Architectural Lantern Slides of France

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Parent Collection
Architectural Lantern Slides

Description

Lantern slides created in France during the late 19th or early 20th century. Image subjects include churches and cathedrals, castles, palaces, public buildings, bridges, sculpture, artifacts taken from other countries, and street scenes. These lantern slides were intended for use in architectural pedagogy. Some images include people and fashions of the time.

Creator

G. Massiot & cie

Subject

Bridges

Theaters

Mosques

Windmills

Architecture

Abbeys

Churches

Cathedrals

Fountains

Statues

Hotels

Castles

City Halls

Historical gardens

Palaces

Spatial Coverage

Amiens

Paris

Laon

Bourg-en-Bresse

Fontainebleau

Bayeux

Blois

Limoges

France

Mont-Saint-Michel

Strasbourg

Chartres

Versailles

Vézelay

Chantilly

Rouen

Arles

Saint-Denis

Caen

Dijon

Bourges

Reims

Chambord

Avignon

Chenonceaux

Périgueux

Parc de Saint-Cloud

Tours

Compiègne

Vincennes

Angoulême

Poitiers

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  • Creator(s):
    G. Massiot & cie
    Description:

    Originally built by Christophe Perrot in 1622. It was formerly the residence of Joséphine de Beauharnais, (later the Empress) and with the Tuileries, was from 1800 to 1802 the headquarters of the French government. It is the most complete expression of the Consulate style, and owed more perhaps to the taste of Empress Josephine than to Napoleon. Fontaine and Percier were received at Malmaison on 31 December 1799 and presented to First Consul Bonaparte by the painter Jacques-Louis David. They …

    Date Created:
    1910-01-01
  • Creator(s):
    G. Massiot & cie
    Description:

    Originally built by Christophe Perrot in 1622. It was formerly the residence of Joséphine de Beauharnais, (later the Empress) and with the Tuileries, was from 1800 to 1802 the headquarters of the French government. It is the most complete expression of the Consulate style, and owed more perhaps to the taste of Empress Josephine than to Napoleon. Fontaine and Percier were received at Malmaison on 31 December 1799 and presented to First Consul Bonaparte by the painter Jacques-Louis David. They …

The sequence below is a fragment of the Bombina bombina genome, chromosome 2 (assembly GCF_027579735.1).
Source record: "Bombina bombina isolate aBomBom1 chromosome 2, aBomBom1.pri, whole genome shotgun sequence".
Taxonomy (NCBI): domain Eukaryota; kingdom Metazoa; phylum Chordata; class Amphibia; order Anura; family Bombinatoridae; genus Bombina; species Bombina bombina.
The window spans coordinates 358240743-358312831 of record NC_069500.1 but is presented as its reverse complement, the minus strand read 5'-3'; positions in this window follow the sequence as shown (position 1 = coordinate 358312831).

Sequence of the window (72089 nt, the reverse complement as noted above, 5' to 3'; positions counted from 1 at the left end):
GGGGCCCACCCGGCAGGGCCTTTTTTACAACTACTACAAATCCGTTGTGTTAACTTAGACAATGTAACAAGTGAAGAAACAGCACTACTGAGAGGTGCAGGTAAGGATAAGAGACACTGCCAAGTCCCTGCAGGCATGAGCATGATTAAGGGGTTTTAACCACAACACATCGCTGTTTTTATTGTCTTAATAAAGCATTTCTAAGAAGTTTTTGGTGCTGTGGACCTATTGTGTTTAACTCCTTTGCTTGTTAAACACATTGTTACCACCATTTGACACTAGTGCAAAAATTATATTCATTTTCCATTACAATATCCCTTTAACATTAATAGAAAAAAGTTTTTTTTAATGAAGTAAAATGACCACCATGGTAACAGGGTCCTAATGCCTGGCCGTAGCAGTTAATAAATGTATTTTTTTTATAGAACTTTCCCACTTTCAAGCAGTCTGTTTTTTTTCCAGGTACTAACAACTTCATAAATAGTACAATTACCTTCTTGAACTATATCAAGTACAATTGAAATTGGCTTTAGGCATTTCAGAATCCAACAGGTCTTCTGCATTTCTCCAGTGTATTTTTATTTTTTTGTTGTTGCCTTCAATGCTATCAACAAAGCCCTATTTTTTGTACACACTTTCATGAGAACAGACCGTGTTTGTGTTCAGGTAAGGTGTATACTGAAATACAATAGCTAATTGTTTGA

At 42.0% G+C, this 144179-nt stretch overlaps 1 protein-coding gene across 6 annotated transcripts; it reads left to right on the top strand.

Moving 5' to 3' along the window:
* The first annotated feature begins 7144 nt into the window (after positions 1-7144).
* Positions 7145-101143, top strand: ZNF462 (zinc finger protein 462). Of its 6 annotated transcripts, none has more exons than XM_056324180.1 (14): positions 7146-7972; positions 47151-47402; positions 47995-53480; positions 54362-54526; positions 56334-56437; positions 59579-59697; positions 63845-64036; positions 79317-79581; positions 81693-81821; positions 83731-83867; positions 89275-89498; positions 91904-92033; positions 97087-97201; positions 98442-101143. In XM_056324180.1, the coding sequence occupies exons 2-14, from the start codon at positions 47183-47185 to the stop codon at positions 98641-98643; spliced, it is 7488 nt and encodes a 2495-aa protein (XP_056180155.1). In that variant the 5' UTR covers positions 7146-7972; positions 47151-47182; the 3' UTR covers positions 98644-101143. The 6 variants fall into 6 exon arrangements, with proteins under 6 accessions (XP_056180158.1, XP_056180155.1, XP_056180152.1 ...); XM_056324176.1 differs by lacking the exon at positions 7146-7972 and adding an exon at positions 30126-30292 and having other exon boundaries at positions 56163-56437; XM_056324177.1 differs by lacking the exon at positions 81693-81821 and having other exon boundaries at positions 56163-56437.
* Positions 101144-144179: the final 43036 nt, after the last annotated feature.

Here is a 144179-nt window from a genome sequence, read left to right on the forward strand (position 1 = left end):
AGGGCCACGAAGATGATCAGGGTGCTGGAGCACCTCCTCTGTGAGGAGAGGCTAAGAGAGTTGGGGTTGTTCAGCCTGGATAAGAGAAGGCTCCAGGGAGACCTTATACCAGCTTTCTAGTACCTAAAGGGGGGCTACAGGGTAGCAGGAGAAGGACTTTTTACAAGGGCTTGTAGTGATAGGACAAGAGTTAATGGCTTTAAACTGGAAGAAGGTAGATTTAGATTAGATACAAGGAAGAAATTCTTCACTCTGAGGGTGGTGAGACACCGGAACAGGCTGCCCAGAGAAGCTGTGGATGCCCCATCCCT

Date Created:
    1910-01-01
  • Creator(s):
    G. Massiot & cie
    Description:

    Exterior has Renaissance features (originally built 1622).

    Originally built by Christophe Perrot in 1622. It was formerly the residence of Joséphine de Beauharnais, (later the Empress) and with the Tuileries, was from 1800 to 1802 the headquarters of the French government. It is the most complete expression of the Consulate style, and owed more perhaps to the taste of Empress Josephine than to Napoleon. Fontaine and Percier were received at Malmaison on 31 December 1799 and presented to Firs…

    Date Created:
    1910-01-01
  • Creator(s):
    G. Massiot & cie
    Description:

    The present building was begun (1751) for Louis XV, King of France, by Anges-Jacques Gabriel. It was finished (1786) for Louis XVI by Le Dreux de la Châtre (b 1721) to Gabriel’s plans. The plan is trapezoidal, with the garden front placed at an oblique angle to the cour d'honneur, a complexity necessitated by the awkwardness of the site. There was no damage to the building during the French Revolution although the contents were sold (1795), and after a period as a military academy, th…

    Date Created:
    1910-01-01
  • Creator(s):
    G. Massiot & cie
    Description:

    Built for Hugues Pontard, whose son, François, became mayor of La Rochelle in 1567. Popularly called ‘the house of Henri II" the structure is not a house at all, but a frontage without depth. Its superimposed galleries are only narrow corridors linking the two wings of the actual home, with a staircase in the tower. It is thus a monumental decoration, facing the garden court for the satisfaction of its patron Pontard. The architect is unknown, but worked in a classic Renaissance style.

    Date Created:
    1910-01-01
  • Creator(s):
    G. Massiot & cie
    Description:

    Decorated in the more restrained Consulate style, the forerunner of the more elaborate Empire style.

    Originally built by Christophe Perrot in 1622. It was formerly the residence of Joséphine de Beauharnais, (later the Empress) and with the Tuileries, was from 1800 to 1802 the headquarters of the French government. It is the most complete expression of the Consulate style, and owed more perhaps to the taste of Empress Josephine than to Napoleon. Fontaine and Percier were received at Malmaison…

    Date Created:
    1910-01-01
  • Creator(s):
    G. Massiot & cie
    Description:

    The front of the building with its little observation tower overlooked the artificial lake.

    Mique was a landscape designer of some note, and from 1783 to 1785, with technical advice from Hubert Robert, he worked on the Hameau at the Trianon, a group of cottages by an artificial lake where Marie-Antoinette and her ladies played at being villagers. He built another hamlet for the Mesdames de France at Bellevue (destroyed). The group of 12 peasant houses were made of cob and roofed with tiles o…

    Date Created:
    1910-01-01